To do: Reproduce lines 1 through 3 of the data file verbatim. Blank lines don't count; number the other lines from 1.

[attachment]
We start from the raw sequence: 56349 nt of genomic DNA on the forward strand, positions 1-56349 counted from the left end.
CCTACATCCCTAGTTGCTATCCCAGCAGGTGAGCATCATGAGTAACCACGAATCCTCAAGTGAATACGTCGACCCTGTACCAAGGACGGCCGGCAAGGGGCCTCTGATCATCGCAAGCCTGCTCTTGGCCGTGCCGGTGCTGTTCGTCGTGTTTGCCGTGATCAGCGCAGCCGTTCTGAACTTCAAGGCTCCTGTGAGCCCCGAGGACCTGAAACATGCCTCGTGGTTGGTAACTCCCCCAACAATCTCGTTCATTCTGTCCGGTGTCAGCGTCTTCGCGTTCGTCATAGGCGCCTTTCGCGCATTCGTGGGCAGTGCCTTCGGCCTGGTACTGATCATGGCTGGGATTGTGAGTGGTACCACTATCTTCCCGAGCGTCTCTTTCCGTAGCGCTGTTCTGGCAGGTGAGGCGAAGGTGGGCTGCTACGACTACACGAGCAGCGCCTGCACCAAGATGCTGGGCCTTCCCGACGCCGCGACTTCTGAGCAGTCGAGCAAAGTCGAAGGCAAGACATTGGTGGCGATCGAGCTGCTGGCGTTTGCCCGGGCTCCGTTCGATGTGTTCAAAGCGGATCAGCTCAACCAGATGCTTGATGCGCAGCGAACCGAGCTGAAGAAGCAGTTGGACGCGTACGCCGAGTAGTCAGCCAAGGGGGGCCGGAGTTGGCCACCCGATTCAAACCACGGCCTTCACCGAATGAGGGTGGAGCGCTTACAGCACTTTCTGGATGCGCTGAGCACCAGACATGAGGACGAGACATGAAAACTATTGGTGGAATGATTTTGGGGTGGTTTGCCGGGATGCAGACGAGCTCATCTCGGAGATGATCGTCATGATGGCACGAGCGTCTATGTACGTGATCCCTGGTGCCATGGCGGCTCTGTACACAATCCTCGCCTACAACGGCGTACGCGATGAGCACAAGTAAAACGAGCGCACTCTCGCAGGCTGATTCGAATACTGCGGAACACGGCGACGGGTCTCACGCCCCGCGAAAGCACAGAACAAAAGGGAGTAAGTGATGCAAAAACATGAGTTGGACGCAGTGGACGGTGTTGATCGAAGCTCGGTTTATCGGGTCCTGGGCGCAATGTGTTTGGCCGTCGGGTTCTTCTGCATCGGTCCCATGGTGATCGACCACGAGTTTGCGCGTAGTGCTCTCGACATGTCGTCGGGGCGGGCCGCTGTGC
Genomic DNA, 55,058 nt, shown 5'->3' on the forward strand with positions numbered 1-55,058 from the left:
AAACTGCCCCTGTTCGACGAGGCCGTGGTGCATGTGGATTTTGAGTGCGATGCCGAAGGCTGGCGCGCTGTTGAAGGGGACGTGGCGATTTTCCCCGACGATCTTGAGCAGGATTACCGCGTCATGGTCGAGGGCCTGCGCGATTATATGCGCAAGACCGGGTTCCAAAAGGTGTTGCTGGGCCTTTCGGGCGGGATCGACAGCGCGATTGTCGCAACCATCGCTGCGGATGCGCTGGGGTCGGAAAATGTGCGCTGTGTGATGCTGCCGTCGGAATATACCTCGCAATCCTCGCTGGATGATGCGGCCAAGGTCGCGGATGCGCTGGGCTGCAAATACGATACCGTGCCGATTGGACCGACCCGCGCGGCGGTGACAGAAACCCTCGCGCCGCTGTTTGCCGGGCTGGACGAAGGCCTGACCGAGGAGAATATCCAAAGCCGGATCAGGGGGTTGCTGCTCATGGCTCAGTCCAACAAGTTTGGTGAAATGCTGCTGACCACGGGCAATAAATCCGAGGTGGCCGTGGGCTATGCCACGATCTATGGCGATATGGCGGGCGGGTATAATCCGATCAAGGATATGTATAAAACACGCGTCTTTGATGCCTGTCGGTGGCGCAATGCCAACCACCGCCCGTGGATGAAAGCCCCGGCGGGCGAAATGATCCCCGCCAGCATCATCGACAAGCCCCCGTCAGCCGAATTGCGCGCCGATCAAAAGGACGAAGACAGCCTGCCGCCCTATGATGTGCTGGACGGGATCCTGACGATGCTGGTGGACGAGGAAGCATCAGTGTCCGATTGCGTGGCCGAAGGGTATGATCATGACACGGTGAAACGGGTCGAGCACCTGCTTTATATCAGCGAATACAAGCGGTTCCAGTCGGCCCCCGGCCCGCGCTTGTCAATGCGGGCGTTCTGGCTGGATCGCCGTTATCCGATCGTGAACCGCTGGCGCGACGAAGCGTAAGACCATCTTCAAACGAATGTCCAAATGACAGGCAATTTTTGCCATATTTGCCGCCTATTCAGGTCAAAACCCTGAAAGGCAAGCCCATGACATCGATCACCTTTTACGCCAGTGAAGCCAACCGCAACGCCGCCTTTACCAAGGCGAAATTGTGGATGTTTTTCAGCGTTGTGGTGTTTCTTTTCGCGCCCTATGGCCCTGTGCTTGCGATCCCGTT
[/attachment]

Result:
We start from the raw sequence: 56349 nt of genomic DNA on the forward strand, positions 1-56349 counted from the left end.
CCTACATCCCTAGTTGCTATCCCAGCAGGTGAGCATCATGAGTAACCACGAATCCTCAAGTGAATACGTCGACCCTGTACCAAGGACGGCCGGCAAGGGGCCTCTGATCATCGCAAGCCTGCTCTTGGCCGTGCCGGTGCTGTTCGTCGTGTTTGCCGTGATCAGCGCAGCCGTTCTGAACTTCAAGGCTCCTGTGAGCCCCGAGGACCTGAAACATGCCTCGTGGTTGGTAACTCCCCCAACAATCTCGTTCATTCTGTCCGGTGTCAGCGTCTTCGCGTTCGTCATAGGCGCCTTTCGCGCATTCGTGGGCAGTGCCTTCGGCCTGGTACTGATCATGGCTGGGATTGTGAGTGGTACCACTATCTTCCCGAGCGTCTCTTTCCGTAGCGCTGTTCTGGCAGGTGAGGCGAAGGTGGGCTGCTACGACTACACGAGCAGCGCCTGCACCAAGATGCTGGGCCTTCCCGACGCCGCGACTTCTGAGCAGTCGAGCAAAGTCGAAGGCAAGACATTGGTGGCGATCGAGCTGCTGGCGTTTGCCCGGGCTCCGTTCGATGTGTTCAAAGCGGATCAGCTCAACCAGATGCTTGATGCGCAGCGAACCGAGCTGAAGAAGCAGTTGGACGCGTACGCCGAGTAGTCAGCCAAGGGGGGCCGGAGTTGGCCACCCGATTCAAACCACGGCCTTCACCGAATGAGGGTGGAGCGCTTACAGCACTTTCTGGATGCGCTGAGCACCAGACATGAGGACGAGACATGAAAACTATTGGTGGAATGATTTTGGGGTGGTTTGCCGGGATGCAGACGAGCTCATCTCGGAGATGATCGTCATGATGGCACGAGCGTCTATGTACGTGATCCCTGGTGCCATGGCGGCTCTGTACACAATCCTCGCCTACAACGGCGTACGCGATGAGCACAAGTAAAACGAGCGCACTCTCGCAGGCTGATTCGAATACTGCGGAACACGGCGACGGGTCTCACGCCCCGCGAAAGCACAGAACAAAAGGGAGTAAGTGATGCAAAAACATGAGTTGGACGCAGTGGACGGTGTTGATCGAAGCTCGGTTTATCGGGTCCTGGGCGCAATGTGTTTGGCCGTCGGGTTCTTCTGCATCGGTCCCATGGTGATCGACCACGAGTTTGCGCGTAGTGCTCTCGACATGTCGTCGGGGCGGGCCGCTGTGC
Genomic DNA, 55,058 nt, shown 5'->3' on the forward strand with positions numbered 1-55,058 from the left: